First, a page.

When I was in law school, mediation was part of a required course: Alternative Dispute Resolution. Almost immediately, I didn’t care for it. I looked at mediation as the antithesis of being a lawyer. I could not understand (then) how everything else that law school had to throw at me could be reconciled with the mediation process; a neutral facilitated negotiation.
Mediation is now a mandatory process for all contested issues raised in family court litigation. There are, of course, certain exceptions to this general rule, but they are few and nearly all private actions in the family courts must be submitted to mediation before the litigants can present their case for trial. The family court system is also now following a 365-day rule, which requires all cases filed in the family courts to meet particular benchmarks within one year of the filing of the summons and complaint. If those benchmarks are not met, for whatever reason, then the case will be administratively dismissed.
Participation in mediation is one of those benchmarks. Before either side of the litigation may request a final hearing, there has to be a certificate of exemption from the mediation process in the court’s file, if an exemption applies. Alternatively, and more commonly, there must be a mediator’s report declaring that the mediation process was attempted. If the mediation was unsuccessful, then the parties may proceed towards a trial of their issues.
I, like many other practicing family law attorneys, participate in the mediation process as the attorney representing a party, and also as the neutral, assisting other parties to reach a resolution of their issues. I now have a deep appreciation for this process. As the attorney representing a party at the mediation, there is the opportunity to learn from the offers that are made or the arguments that the mediator is permitted to present during the mediation where the opposing side of the case believes are their greatest strengths, or my client’s greatest weaknesses. They are certainly not putting their cards on the table, but their cards are showing. That information is incredibly beneficial to the client, and will be put to use if the mediation is not successful in further preparing for trial.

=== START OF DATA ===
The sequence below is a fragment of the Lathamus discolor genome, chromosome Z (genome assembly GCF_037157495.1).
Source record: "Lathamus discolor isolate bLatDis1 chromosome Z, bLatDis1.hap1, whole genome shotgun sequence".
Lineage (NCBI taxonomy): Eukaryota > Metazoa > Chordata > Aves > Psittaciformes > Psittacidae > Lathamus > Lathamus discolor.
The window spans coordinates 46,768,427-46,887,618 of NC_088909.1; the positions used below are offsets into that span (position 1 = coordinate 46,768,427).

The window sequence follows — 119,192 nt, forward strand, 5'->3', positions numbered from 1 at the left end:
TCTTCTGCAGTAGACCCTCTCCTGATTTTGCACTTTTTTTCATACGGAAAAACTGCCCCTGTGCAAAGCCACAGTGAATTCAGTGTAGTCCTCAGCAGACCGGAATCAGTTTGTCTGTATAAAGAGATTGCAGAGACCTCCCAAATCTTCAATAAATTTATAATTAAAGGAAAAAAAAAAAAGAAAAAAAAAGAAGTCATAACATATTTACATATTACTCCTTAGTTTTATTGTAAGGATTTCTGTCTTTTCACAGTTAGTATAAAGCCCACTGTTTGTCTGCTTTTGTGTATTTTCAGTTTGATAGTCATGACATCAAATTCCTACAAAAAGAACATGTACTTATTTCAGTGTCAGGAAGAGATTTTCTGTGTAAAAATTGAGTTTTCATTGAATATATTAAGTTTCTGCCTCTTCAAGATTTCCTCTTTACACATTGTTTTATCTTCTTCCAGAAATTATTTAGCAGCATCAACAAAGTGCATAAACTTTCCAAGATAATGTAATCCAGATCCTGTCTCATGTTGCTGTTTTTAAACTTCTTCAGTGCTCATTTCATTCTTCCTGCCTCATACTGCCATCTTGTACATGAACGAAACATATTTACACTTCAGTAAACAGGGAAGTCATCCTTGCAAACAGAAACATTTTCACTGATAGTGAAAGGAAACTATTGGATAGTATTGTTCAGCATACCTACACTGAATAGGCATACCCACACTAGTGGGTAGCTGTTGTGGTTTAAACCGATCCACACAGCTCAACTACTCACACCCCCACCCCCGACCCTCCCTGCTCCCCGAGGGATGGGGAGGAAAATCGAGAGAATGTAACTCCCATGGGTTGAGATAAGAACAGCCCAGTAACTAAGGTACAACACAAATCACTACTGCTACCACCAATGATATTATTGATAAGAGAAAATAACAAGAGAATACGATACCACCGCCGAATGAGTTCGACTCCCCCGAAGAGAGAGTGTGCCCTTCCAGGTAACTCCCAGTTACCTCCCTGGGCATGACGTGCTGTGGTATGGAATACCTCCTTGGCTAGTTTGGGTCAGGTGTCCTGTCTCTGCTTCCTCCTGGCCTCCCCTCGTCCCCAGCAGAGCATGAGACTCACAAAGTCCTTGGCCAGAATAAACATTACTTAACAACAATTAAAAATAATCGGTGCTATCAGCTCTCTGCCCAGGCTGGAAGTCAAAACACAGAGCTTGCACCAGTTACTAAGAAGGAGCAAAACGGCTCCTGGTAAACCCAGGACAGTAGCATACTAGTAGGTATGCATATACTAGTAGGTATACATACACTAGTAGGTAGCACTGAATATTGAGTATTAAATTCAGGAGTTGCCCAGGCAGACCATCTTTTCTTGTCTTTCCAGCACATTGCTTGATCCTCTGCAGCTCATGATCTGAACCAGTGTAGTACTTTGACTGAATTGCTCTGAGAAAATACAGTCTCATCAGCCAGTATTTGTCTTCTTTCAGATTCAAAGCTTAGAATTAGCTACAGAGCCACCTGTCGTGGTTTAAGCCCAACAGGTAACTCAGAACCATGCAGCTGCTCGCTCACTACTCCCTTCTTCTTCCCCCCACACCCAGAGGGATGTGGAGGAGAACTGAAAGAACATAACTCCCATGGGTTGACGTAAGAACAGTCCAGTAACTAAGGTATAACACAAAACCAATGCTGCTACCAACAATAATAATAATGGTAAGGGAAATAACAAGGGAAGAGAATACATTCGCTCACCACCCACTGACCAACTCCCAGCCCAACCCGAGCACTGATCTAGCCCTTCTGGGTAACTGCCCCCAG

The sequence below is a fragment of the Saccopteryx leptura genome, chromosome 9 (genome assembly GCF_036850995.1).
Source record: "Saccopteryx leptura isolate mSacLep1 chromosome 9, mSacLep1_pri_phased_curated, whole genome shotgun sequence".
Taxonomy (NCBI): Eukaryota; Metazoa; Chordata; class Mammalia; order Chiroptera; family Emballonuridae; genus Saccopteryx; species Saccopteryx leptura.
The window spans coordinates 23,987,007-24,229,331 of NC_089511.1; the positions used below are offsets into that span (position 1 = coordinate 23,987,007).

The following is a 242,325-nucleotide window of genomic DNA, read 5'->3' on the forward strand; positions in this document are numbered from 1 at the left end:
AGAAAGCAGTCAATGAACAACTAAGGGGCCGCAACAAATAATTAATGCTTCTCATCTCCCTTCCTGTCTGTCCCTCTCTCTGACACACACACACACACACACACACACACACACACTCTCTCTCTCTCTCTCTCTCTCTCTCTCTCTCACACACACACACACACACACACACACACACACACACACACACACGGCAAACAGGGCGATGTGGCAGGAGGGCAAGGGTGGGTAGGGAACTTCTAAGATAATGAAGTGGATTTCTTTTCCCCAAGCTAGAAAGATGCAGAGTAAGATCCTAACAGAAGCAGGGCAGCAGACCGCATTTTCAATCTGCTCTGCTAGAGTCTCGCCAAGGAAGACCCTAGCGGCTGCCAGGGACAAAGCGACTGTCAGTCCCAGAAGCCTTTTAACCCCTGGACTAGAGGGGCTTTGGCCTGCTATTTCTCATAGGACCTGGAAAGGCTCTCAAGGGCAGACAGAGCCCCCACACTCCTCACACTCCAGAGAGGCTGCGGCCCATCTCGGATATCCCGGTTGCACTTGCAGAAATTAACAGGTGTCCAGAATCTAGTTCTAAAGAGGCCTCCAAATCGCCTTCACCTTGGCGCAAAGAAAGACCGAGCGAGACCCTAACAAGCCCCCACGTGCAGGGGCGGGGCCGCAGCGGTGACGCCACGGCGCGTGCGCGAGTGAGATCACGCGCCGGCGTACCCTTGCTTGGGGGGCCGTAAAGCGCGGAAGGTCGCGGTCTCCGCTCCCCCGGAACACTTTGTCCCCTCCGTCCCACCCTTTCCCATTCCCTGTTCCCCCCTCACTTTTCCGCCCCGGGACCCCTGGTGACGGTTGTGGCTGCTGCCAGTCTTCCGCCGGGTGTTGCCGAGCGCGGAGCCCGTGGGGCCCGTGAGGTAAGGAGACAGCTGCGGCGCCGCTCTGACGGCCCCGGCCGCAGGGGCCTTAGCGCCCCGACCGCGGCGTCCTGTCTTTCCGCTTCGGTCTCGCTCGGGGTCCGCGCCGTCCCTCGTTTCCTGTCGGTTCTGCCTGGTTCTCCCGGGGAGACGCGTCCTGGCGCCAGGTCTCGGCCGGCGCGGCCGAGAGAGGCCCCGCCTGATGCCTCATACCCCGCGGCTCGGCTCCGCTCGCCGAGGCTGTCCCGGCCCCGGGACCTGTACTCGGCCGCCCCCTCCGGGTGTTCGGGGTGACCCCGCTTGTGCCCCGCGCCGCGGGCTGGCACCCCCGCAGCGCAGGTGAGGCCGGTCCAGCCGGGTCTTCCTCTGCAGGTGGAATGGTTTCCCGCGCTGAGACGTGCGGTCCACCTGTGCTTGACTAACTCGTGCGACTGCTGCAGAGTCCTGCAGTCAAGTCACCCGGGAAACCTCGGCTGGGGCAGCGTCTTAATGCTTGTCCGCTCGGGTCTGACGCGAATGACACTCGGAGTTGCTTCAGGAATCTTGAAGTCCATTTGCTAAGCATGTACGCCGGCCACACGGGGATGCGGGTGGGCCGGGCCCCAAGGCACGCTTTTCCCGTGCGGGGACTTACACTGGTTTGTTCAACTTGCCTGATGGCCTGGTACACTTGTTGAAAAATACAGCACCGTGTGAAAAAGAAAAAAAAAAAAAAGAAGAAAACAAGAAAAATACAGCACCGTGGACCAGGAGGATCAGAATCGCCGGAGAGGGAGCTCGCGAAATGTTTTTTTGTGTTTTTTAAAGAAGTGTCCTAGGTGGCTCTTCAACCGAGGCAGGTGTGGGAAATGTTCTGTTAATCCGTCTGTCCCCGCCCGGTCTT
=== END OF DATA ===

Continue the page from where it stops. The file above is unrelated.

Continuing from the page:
As the mediator, though, you are given a real opportunity to help litigants resolve their issues and get their case settled. This is, for me, never more rewarding than when I am able to help parents put aside their animosity for one another and reach a compromise. Parties that have a good understanding of the opportunity that mediation provides, and the potential risks they can avoid by reaching a settlement rather than allowing a judge to make the decisions entirely for them, depends, in large part, on the legal advice they are receiving from their attorney.
My opinion of mediation has changed entirely since law school. I hope that if a current family court litigant reads this and has not yet participated in mediation, they will really consider the opportunity they are being given to resolve issues rather than perpetuate conflict. For the attorneys that are headed into mediation with their clients, use everything that you are given in that process to further prepare your client’s case for trial. There is always something beneficial to my client’s case that I learn from the other side, and which I certainly did not know before the mediation started.